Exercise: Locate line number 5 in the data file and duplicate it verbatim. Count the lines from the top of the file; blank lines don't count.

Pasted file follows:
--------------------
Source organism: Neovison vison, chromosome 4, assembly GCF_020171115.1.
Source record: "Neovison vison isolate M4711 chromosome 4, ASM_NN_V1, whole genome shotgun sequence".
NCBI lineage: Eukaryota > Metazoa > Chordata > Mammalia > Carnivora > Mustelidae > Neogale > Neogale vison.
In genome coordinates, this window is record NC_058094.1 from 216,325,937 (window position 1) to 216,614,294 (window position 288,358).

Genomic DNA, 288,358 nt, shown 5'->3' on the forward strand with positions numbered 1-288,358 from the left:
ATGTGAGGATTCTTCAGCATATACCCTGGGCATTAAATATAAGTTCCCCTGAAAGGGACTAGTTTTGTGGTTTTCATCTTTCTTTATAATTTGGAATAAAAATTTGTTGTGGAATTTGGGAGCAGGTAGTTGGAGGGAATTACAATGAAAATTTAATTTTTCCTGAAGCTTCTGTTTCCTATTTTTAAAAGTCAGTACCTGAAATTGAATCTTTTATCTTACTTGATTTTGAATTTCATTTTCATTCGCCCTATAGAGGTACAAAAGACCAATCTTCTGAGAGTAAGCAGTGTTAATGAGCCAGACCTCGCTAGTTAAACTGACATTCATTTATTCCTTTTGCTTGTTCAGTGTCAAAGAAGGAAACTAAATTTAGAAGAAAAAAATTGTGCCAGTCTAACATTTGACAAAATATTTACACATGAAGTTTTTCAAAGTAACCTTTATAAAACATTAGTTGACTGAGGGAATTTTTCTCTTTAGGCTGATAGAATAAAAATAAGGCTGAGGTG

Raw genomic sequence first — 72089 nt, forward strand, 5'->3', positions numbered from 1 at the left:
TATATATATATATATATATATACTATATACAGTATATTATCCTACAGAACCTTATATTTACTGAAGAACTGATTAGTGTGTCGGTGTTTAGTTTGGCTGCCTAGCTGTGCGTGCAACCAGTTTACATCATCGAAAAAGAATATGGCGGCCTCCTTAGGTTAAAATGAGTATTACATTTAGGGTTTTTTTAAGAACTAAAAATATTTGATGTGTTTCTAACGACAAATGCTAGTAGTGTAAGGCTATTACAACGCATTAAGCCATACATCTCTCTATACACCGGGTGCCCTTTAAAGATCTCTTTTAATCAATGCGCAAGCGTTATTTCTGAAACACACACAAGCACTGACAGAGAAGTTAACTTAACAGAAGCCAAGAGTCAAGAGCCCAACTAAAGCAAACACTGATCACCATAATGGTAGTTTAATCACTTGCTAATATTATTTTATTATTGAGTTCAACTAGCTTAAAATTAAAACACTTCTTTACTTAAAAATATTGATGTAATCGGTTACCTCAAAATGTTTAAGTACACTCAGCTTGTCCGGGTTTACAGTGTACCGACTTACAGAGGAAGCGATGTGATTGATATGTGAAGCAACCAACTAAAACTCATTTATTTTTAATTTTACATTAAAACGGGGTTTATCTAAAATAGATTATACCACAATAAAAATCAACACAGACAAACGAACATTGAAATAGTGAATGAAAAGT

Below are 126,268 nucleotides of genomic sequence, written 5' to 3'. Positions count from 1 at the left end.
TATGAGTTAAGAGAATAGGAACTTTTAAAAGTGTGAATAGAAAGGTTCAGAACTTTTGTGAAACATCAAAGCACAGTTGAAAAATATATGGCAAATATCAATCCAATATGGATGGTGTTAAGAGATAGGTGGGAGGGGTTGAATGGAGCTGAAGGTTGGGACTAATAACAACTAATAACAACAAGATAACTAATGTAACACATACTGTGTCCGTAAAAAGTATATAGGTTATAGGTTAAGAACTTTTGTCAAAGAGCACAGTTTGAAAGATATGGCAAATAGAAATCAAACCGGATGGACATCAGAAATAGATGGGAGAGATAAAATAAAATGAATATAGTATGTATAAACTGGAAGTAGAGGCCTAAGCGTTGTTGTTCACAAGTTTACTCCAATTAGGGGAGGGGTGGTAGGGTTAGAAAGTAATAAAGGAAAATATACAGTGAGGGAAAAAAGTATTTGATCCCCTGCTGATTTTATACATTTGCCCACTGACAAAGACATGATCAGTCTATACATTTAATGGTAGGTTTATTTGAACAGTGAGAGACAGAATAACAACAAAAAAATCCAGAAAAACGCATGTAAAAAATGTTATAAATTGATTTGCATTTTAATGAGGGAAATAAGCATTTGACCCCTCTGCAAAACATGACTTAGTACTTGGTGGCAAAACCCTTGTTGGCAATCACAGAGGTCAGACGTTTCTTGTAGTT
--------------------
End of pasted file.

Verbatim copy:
Genomic DNA, 288,358 nt, shown 5'->3' on the forward strand with positions numbered 1-288,358 from the left: